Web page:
The past week witnessed the rising and falling of the stock markets in response to the news on the U.S.-China trade deal.
The trade dispute with China will likely trim U.S. economic growth and we are beginning to see a slow-down in spending on factories and equipment by large U.S. companies (Wall Street Journal, Big Companies Tightened Spending, 5/19/19).
But I believe the underlying fundamentals remain solid and view this as a cautionary and temporary posture on the part of U.S. corporations.
I believe that China and the U.S. will eventually come to an acceptable agreement as both sides have economic stability at stake.
The S&P 500 (NYSEARCA: SPY) and the Dow Jones Industrial Average (NYSEARCA: DIA) have made healthy gains year to date so, barring a full-blown trade war, it is not unreasonable to expect the markets to show volatility and more moderate gains going forward.
I think investors are wise to balance their portfolios with short-term Treasury bills and stay with the strongest sectors of the U.S. stock market which include defensive sectors such as consumer staples, utilities, REITs, as well as communication services and technology.
Investor sentiment indicators that showed excessive optimism four weeks ago now indicate that sentiment is contracting but outright pessimism that would trigger a buy signal using contrary opinion is still missing. The Ned Davis Research Crowd Sentiment Poll, that was in the excessive optimism zone has moved to neutral.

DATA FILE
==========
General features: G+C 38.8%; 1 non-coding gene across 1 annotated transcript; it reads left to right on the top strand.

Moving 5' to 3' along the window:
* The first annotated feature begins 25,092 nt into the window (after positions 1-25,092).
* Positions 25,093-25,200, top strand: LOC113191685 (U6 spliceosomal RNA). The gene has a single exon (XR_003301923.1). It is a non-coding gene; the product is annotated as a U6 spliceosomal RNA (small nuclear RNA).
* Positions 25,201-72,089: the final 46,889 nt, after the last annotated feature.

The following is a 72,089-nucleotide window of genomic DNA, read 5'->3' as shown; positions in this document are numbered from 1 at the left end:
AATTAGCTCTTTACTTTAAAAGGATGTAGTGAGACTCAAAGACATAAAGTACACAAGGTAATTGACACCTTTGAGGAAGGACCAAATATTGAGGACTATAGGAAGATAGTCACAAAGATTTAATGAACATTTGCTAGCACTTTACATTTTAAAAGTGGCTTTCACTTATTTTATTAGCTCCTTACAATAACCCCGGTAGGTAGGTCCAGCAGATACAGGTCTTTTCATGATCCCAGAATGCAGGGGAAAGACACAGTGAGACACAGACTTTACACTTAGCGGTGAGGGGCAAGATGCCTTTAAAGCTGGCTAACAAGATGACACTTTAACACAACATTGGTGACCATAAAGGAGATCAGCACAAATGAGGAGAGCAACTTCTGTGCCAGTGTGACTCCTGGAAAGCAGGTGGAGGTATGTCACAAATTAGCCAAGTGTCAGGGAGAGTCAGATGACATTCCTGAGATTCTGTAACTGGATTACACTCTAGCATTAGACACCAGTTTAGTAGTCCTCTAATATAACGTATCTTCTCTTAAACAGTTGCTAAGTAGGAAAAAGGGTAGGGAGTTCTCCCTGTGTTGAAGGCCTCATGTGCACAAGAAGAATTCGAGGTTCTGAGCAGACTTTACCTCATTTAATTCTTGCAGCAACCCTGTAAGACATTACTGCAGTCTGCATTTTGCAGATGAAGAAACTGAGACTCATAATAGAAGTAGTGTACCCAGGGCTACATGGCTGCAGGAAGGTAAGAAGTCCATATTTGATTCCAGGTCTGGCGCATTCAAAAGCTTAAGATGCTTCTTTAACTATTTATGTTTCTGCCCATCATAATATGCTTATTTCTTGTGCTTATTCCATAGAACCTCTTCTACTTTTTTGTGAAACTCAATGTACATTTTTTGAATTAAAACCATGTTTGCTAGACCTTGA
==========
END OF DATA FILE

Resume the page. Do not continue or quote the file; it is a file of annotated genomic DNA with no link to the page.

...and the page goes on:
The latest survey from the American Association of Individual Investors (AAII) showed slightly more bears than bulls last week. This was offset, however, by the Michigan Consumer Sentiment Poll that showed expectations for stock prices to rise over the coming year jumped to 63%, just shy of the peak in August 2018.
Stock market breadth remains problematic. New highs by the S&P 500 Index and the NASDAQ have yet to be confirmed by new highs in the Dow Industrials, Dow Transports, NY Composite and the Russell 2000. The Russell 2000 Index is 12% below its August 2018 peak.
Additionally, although the S&P 500 Index is in close proximity to record highs, only 48% of S&P stocks are trading above their 50-day moving average. This is in contrast to the September peak in the index when 73% of S&P stocks were trading above their 50-day moving average. From a technical perspective, we are looking for investor sentiment to turn more pessimistic and breadth trends to improve, before a sustained uptrend can continue.
Any opinions expressed herein are solely those of the author, and do not in any way represent the views or opinions of any other person or entity.